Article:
For some reason, many who are opposed to marriage equality speak as if altering the definition of marriage is some herculean task, one which should only be undertaken at (proverbial) gunpoint. I’d like to see some justification for this.

I’d also like to see some sort of justification for the ‘it’s always been this way, so we shouldn’t change it’ argument. I’ve heard honest-to-god philosophers use it, apparently forgetting that it’s generally looked down upon in most other contexts.

Two further points:

For example, the state carves out exceptions to this “inalienable right” all the time. Age (youth) is a limitation; consanguinity (blood relationship) is another limitation; still another is consent. And no right is being denied a man, or a woman, respectively, that is not denied all other men or women respectively—no man can marry another man and no woman may marry another woman, so all are protected or denied the same exact thing under the law.

Any limitation placed upon marriage must be a justifiable limitation. Age and blood relatedness are two sensible limitations (the latter somewhat less so, but that’s an issue for another day), while the race of the people involved is not, which is why that particular limitation was removed. Is it sensible to prohibit same-sex couples from marrying? Possibly, but I haven’t come across a good reason to do it just yet.

The second point of this paragraph, that all people are equally restricted in who they marry, is incredibly insubstantial. But I’ve written about it before, so I won’t repeat myself here.

Finally, I’m confused by how often those who are opposed to gay marriage argue that it should be banned because the traditional family unit is the best there is. Even if we grant that this is true, it does not follow that all alternatives should be banned. If it did, we would need to prohibit anyone from forming any family unit that wasn’t a traditional one. What people are actually saying with this is that same-sex families are bad or harmful in themselves, which is a different claim altogether. By praising traditional families rather than condemning non-traditional ones, they turn what would otherwise be a very negative statement into a superficially positive one.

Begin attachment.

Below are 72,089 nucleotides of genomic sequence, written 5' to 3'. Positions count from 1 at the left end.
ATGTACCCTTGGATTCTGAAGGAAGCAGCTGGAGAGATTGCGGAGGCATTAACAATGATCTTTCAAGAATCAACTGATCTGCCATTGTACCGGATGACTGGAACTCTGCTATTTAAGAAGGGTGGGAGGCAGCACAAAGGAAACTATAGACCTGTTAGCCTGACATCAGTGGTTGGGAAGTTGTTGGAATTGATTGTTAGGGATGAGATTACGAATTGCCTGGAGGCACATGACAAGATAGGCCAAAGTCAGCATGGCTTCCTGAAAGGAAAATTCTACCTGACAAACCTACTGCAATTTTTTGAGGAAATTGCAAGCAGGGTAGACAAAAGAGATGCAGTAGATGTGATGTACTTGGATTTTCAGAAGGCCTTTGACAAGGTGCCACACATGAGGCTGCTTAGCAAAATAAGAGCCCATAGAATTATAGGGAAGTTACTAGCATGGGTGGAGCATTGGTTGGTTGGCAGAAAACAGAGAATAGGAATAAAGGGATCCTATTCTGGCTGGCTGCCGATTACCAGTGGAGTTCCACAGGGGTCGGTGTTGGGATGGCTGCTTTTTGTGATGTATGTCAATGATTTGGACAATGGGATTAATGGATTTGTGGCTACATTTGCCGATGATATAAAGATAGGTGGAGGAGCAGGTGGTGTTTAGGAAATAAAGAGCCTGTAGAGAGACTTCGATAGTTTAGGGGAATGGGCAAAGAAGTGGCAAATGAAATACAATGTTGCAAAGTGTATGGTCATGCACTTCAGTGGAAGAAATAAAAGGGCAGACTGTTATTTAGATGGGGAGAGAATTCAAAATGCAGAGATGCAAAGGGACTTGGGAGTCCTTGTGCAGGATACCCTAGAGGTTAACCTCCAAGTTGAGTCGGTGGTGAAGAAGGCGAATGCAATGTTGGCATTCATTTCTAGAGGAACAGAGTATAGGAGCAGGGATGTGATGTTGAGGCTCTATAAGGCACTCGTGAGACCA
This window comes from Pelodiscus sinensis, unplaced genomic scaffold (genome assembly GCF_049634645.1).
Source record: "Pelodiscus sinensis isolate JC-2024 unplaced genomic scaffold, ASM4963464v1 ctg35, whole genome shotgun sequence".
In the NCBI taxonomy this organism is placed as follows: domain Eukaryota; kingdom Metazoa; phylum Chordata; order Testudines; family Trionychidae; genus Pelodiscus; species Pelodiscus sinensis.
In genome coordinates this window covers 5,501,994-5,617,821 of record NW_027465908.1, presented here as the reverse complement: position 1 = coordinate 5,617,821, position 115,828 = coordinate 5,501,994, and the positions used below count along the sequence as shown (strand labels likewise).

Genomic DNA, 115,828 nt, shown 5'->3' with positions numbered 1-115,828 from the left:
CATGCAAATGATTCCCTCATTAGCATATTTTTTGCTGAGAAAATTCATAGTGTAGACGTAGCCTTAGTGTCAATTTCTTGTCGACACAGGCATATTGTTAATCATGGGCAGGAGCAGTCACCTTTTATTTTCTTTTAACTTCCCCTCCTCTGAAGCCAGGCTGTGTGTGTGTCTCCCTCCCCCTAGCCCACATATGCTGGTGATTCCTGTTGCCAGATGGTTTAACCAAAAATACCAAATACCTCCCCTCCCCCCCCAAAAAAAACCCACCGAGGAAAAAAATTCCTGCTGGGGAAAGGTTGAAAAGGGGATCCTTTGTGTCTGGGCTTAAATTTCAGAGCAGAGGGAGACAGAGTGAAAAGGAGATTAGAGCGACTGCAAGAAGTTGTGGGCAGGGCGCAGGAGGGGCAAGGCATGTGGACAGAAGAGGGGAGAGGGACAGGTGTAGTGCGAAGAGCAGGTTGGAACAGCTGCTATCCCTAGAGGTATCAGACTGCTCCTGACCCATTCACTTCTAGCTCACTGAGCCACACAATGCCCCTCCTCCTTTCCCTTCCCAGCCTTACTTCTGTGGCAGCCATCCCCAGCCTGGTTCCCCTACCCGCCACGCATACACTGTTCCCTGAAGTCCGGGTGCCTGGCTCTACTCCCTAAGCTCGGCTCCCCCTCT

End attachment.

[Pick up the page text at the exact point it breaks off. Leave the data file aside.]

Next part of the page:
After the website went live, I and a lot of other people were worried that the conflict over Proposition 8 and its ilk would inevitably escalate. Some anti-Proposition 8 activists have already resorted to intimidation and even violence, a fact that a lot of pro-gay bloggers have been curiously silent about. The last thing anyone needs is for people on both sides to lose their cool completely.

Which is why I have mixed feelings over this:

I implore all of you to think before you speak and act.  Ask yourself how being so emotional might impact those around you.  Question your judgement before you call or email somebody–will this have a positive impact on our common cause, or will it only serve to strengthen the resolve of those who disagree with us?  Like it or not, there will always be more straight people in this world than there are GLBT folks.  If we want to have equal footing, we need to prove that we’re worth it.

From now on, I will be in partnership with those targeted by your hatred.  I may disagree with some of their beliefs, but I also believe in their right to disagree and I’d rather work with them than against them.  Any phone numbers, email addresses, ISP’s and names I can collect that are linked to Prop 8 rage, I will publish it here to expose you.  I will not tolerate the open hypocrisy perpetrated by my own community.  I don’t like being called a traitor, but hopefully, in time, you’ll understand.  I’d rather do what’s best for us than continue to allow us to be our own worst enemies. (Source)